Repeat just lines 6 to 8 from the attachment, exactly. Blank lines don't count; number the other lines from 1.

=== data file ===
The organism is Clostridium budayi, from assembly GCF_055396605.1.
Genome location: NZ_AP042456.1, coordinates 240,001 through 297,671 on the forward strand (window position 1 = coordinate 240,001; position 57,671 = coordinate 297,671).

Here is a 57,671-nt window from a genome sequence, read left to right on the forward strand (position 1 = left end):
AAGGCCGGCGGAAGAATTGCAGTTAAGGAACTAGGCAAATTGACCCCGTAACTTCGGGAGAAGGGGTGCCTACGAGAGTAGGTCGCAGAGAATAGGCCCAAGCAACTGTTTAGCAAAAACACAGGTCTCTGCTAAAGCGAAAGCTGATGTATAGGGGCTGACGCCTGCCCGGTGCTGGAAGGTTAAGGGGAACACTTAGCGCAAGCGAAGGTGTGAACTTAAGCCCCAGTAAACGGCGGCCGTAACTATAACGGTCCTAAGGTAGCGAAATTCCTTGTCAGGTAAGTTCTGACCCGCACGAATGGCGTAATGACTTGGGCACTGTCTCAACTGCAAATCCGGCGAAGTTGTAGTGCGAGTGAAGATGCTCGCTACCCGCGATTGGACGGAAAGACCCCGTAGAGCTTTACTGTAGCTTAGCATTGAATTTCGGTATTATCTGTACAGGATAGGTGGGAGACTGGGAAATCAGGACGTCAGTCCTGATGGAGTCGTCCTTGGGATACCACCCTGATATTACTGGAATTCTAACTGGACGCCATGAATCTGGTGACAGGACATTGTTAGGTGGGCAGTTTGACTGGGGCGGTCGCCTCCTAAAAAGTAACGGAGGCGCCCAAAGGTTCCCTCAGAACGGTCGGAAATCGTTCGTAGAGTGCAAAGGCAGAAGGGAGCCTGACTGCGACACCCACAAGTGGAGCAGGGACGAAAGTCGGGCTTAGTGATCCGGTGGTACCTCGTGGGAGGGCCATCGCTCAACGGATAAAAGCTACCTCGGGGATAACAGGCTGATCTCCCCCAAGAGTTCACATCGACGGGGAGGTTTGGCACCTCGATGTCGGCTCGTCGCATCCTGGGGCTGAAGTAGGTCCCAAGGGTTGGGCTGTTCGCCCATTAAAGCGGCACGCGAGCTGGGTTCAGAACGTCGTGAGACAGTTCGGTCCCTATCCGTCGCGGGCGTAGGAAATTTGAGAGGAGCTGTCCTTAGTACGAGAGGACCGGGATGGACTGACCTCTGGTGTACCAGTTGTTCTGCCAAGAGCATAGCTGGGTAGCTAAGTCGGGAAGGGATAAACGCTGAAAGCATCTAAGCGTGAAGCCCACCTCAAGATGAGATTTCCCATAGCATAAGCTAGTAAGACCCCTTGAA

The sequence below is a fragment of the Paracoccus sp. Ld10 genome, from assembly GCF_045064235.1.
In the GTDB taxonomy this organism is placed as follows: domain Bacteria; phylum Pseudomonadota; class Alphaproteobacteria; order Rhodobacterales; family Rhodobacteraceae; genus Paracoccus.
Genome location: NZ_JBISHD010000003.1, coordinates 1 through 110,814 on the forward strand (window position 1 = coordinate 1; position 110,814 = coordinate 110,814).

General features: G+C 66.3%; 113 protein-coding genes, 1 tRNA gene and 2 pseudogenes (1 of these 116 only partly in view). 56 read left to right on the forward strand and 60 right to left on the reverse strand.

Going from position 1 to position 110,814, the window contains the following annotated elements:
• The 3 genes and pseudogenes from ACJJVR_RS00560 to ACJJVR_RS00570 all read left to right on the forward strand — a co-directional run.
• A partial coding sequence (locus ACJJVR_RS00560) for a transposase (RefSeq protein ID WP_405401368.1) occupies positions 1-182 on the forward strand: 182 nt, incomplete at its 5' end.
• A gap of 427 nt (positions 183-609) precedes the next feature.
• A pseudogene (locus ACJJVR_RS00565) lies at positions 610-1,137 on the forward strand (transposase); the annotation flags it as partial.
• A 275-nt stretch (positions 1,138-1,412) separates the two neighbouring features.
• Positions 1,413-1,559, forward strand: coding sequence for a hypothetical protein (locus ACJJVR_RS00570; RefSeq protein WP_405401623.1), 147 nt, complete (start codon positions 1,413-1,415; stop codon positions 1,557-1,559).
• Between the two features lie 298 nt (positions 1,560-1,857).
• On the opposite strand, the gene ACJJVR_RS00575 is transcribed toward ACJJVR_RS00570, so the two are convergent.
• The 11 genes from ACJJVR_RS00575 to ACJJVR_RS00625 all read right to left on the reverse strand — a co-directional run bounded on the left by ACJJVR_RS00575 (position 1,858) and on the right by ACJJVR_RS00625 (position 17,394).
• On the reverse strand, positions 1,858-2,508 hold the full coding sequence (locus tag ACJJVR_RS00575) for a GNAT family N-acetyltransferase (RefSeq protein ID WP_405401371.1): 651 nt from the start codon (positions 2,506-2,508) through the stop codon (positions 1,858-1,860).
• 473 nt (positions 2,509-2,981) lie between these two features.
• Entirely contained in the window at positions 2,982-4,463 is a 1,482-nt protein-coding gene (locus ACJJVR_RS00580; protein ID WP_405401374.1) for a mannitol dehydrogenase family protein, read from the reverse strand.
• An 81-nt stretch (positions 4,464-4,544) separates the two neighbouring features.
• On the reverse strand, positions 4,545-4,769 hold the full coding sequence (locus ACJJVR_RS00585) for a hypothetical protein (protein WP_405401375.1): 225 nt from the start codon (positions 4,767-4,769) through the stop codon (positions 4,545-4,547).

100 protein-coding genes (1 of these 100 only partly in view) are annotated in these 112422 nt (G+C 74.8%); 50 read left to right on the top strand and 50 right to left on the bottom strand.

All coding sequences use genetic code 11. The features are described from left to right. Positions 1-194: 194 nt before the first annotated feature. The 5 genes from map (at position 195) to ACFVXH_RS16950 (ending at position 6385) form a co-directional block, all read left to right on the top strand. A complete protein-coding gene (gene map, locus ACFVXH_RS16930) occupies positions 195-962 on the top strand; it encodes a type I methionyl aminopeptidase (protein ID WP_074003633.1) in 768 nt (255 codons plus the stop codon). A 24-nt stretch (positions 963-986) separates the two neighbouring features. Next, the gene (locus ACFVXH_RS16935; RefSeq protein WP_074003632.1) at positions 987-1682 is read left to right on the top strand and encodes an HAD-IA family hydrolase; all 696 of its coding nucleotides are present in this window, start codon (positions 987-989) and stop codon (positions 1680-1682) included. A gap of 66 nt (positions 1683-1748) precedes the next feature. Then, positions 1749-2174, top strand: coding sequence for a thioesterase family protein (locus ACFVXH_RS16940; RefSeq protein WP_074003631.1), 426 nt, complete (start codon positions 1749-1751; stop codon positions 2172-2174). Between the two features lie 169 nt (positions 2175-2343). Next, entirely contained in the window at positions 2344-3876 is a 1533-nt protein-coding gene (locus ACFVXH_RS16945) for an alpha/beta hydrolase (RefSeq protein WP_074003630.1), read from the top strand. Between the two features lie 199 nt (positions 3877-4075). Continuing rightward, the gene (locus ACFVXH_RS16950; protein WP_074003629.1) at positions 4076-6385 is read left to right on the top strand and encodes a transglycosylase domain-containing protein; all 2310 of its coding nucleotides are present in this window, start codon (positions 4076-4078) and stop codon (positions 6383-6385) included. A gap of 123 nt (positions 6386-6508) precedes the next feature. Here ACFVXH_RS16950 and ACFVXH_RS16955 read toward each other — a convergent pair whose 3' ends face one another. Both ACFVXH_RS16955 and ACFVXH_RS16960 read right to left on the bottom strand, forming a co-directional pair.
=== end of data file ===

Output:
In the GTDB taxonomy this organism is placed as follows: domain Bacteria; phylum Pseudomonadota; class Alphaproteobacteria; order Rhodobacterales; family Rhodobacteraceae; genus Paracoccus.
Genome location: NZ_JBISHD010000003.1, coordinates 1 through 110,814 on the forward strand (window position 1 = coordinate 1; position 110,814 = coordinate 110,814).

General features: G+C 66.3%; 113 protein-coding genes, 1 tRNA gene and 2 pseudogenes (1 of these 116 only partly in view). 56 read left to right on the forward strand and 60 right to left on the reverse strand.